Other artists are also joining in. In the world of music, the band Kings of Leon released their album ‛when you see yourself’ as a limited edition by selling NFTs. They made $2m. In a world in which streaming music seems to have become the norm, yet several artists have expressed dissatisfaction with streaming royalties, this is groundbreaking.
In a time in which, thanks to the COVID-19 pandemic, we have had to live out our lives more virtually than physically, non-fungible tokens have shaken up the cultural world. However, this isn’t the only way that we can harness the power of a blockchain to solve or prevent modern day problems.
How can you use blockchain in business?
Did you know, for example, that blockchain technology is being used to combat product piracy? As the European Union Intellectual Property Office and the Organisation for Economic Co-operation and Development have stated that up to 6.8 % of EU imports, equalling EUR 121 billion per year, are fake goods, there are enormous savings to be made in blocking piracy with blockchain.
A huge advantage of a blockchain is that it makes a journey traceable. While the art world is using it to track the certificate of ownership on an NFT, if you couple a blockchain with a QR code or similar on a label, it can also be used to track food items to their place of origin.
You could also use it alongside smart labels to track components for just-in-time production, or even to deal with the somewhat unexpected problem of how to track the empty crates and pallets which have been used to send goods and components to customers around the world. Some estimates state that it is not unusual for a company to lose 30% of these Returnable Transport Items a year.
Equally, if the date the goods arrive at a specific place is recorded on a block, as this is visible to everyone in the blockchain, it can be used to issue a proof of arrival, needed in some countries for tax purposes. Indeed, as every participant in a blockchain sees a copy of the chain, a country’s tax office need only join the blockchain to ensure that the invoice they are taxing has not been altered. Remember, it is always possible to trace who made changes and when.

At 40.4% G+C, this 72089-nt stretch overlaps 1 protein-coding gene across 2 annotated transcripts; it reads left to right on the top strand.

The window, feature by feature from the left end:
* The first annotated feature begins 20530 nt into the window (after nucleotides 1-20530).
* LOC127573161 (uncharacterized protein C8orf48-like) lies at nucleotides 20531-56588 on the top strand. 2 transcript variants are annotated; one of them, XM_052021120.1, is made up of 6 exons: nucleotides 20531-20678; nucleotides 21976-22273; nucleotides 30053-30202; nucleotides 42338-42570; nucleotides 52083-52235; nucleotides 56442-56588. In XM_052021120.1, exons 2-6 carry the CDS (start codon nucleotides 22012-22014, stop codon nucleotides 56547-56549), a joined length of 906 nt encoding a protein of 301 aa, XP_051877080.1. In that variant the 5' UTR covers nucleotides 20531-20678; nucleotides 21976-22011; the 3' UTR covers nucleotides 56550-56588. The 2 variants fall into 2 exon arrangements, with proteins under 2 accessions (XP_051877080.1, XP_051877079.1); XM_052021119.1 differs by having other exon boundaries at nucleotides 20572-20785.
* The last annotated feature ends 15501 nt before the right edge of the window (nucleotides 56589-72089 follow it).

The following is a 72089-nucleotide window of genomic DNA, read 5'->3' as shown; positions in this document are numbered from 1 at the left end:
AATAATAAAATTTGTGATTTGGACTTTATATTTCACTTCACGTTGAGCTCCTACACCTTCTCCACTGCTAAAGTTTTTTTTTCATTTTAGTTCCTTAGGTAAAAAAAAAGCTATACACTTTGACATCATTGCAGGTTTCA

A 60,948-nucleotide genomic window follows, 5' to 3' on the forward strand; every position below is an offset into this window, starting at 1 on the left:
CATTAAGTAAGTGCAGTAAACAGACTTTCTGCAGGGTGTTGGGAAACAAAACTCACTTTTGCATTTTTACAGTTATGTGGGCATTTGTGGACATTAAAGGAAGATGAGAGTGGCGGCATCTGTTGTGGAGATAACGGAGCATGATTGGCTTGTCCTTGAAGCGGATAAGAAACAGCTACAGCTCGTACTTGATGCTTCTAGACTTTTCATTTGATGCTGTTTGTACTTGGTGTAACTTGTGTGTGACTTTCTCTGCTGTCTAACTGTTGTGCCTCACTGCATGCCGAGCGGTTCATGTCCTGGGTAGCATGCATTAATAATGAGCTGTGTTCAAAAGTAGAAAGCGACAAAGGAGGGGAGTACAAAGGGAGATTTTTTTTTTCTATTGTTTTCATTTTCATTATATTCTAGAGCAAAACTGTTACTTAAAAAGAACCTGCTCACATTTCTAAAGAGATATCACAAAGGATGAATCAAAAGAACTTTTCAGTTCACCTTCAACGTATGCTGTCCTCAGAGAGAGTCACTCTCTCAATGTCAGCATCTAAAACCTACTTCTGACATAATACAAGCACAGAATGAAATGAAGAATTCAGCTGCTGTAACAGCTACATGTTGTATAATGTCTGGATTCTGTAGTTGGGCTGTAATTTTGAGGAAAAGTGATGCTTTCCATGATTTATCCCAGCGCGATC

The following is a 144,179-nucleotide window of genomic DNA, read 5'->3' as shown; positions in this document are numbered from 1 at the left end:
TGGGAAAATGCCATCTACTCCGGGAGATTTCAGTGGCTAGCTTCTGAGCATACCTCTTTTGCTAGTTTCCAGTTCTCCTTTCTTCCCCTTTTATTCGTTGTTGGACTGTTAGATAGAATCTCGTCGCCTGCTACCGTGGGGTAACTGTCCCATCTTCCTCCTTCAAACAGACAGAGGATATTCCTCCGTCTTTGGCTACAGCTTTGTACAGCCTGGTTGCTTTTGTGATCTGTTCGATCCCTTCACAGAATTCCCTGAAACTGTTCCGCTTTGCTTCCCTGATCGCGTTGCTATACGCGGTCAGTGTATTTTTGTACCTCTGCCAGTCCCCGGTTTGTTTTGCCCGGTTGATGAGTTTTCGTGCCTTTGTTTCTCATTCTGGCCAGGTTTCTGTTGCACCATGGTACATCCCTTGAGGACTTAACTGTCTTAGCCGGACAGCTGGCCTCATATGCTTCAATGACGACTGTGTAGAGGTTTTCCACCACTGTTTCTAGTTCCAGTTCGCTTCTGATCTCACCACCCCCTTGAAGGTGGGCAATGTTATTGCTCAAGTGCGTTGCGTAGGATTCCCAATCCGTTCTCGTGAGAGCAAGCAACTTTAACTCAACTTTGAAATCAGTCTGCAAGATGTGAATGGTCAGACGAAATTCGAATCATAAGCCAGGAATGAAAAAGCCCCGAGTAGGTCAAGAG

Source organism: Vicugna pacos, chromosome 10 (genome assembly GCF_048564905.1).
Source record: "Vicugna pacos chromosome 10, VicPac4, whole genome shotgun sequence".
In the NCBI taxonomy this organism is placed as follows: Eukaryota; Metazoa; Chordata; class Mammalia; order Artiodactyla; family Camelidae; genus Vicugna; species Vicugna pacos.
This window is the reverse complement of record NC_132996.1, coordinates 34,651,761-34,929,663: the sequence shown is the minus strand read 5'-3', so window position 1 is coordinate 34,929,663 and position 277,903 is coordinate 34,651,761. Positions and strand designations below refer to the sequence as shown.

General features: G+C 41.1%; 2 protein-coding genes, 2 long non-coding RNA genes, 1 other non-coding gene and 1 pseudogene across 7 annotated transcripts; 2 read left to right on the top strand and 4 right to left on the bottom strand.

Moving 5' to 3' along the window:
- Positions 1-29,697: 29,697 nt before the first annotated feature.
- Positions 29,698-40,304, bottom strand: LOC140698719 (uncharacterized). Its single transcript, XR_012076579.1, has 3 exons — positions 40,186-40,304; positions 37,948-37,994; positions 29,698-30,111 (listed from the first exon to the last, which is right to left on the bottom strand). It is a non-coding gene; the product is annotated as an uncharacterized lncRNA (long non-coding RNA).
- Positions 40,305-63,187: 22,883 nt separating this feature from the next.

It would also be possible to extract other data for tax purposes, such as the net worth of goods exported in a financial year by an online shop.
However, it’s not only the tax authorities who benefit from using a blockchain in e-invoicing. Another extremely useful feature in a blockchain is something called a smart contract.
What is a smart contract?
A contract is of course a binding agreement between two or more parties. Certain conditions need to be met in order for something to happen, be this payment, a service rendered, or the exchange of goods.
Despite there being several intelligent people working in the technology sector, these days, the technical world tends to use ‘smart’ to describe objects. Through programming, IoT technology such as sensors, and even AI elements such as machine learning, objects are now ‘smart’ enough to do tasks on their own. Autonomously. For smart contracts on a blockchain, this means that conditions are written into a data block, alongside a consequence. Once the blockchain records that these conditions have been met, it can authorise the consequence.
For a factoring company buying (bad) debt, once they have paid the agreed sum, the invoice rights transfer to the new owner and the blockchain ensures that there can be no double sales. The transfer is documented in the blockchain, where it is visible to the original issuer and any other stakeholders participating in the chain.
For our digital artists and the collectors buying their digital work, a smart contract would mean that ownership only transfers once the blockchain records payment. That protects both sides.
How do you access a blockchain?
This wide range of applications, by no means limited to the above, is possible because a blockchain is accessible. Some, like the NFT art examples above, are public blockchains, accessible to all. Others are private. A private blockchain is only available to defined users, and there are people responsible for maintenance and managing actions and access rights. This makes it eminently suitable for a number of business uses.